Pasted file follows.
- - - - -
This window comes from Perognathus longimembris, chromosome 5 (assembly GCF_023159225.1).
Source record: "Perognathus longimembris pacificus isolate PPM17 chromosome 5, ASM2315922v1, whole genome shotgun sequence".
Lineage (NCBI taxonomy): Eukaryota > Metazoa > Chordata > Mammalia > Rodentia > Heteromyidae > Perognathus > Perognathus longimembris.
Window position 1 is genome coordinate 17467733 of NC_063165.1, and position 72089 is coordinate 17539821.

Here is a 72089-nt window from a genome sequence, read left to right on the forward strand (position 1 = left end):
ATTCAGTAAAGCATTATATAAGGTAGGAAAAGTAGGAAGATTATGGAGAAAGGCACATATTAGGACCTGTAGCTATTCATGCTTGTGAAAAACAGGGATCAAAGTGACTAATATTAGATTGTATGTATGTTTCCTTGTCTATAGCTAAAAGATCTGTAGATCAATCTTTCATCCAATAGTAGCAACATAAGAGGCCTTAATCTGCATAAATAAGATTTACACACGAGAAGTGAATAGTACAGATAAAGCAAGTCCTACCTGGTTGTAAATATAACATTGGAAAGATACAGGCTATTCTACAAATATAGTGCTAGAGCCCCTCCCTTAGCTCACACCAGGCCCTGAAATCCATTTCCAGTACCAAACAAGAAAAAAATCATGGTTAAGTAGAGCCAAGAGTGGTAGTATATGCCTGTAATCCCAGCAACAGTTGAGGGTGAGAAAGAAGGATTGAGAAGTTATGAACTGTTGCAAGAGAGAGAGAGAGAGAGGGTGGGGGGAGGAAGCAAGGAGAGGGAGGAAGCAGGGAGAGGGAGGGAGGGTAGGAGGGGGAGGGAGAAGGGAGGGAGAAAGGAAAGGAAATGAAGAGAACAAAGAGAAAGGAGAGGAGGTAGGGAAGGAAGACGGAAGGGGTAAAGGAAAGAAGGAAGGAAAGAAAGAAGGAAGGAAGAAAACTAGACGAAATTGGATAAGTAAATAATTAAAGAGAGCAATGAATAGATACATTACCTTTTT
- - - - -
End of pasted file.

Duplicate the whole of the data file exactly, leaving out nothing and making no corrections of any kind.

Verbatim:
This window comes from Perognathus longimembris, chromosome 5 (assembly GCF_023159225.1).
Source record: "Perognathus longimembris pacificus isolate PPM17 chromosome 5, ASM2315922v1, whole genome shotgun sequence".
Lineage (NCBI taxonomy): Eukaryota > Metazoa > Chordata > Mammalia > Rodentia > Heteromyidae > Perognathus > Perognathus longimembris.
Window position 1 is genome coordinate 17467733 of NC_063165.1, and position 72089 is coordinate 17539821.

Here is a 72089-nt window from a genome sequence, read left to right on the forward strand (position 1 = left end):
ATTCAGTAAAGCATTATATAAGGTAGGAAAAGTAGGAAGATTATGGAGAAAGGCACATATTAGGACCTGTAGCTATTCATGCTTGTGAAAAACAGGGATCAAAGTGACTAATATTAGATTGTATGTATGTTTCCTTGTCTATAGCTAAAAGATCTGTAGATCAATCTTTCATCCAATAGTAGCAACATAAGAGGCCTTAATCTGCATAAATAAGATTTACACACGAGAAGTGAATAGTACAGATAAAGCAAGTCCTACCTGGTTGTAAATATAACATTGGAAAGATACAGGCTATTCTACAAATATAGTGCTAGAGCCCCTCCCTTAGCTCACACCAGGCCCTGAAATCCATTTCCAGTACCAAACAAGAAAAAAATCATGGTTAAGTAGAGCCAAGAGTGGTAGTATATGCCTGTAATCCCAGCAACAGTTGAGGGTGAGAAAGAAGGATTGAGAAGTTATGAACTGTTGCAAGAGAGAGAGAGAGAGAGGGTGGGGGGAGGAAGCAAGGAGAGGGAGGAAGCAGGGAGAGGGAGGGAGGGTAGGAGGGGGAGGGAGAAGGGAGGGAGAAAGGAAAGGAAATGAAGAGAACAAAGAGAAAGGAGAGGAGGTAGGGAAGGAAGACGGAAGGGGTAAAGGAAAGAAGGAAGGAAAGAAAGAAGGAAGGAAGAAAACTAGACGAAATTGGATAAGTAAATAATTAAAGAGAGCAATGAATAGATACATTACCTTTTT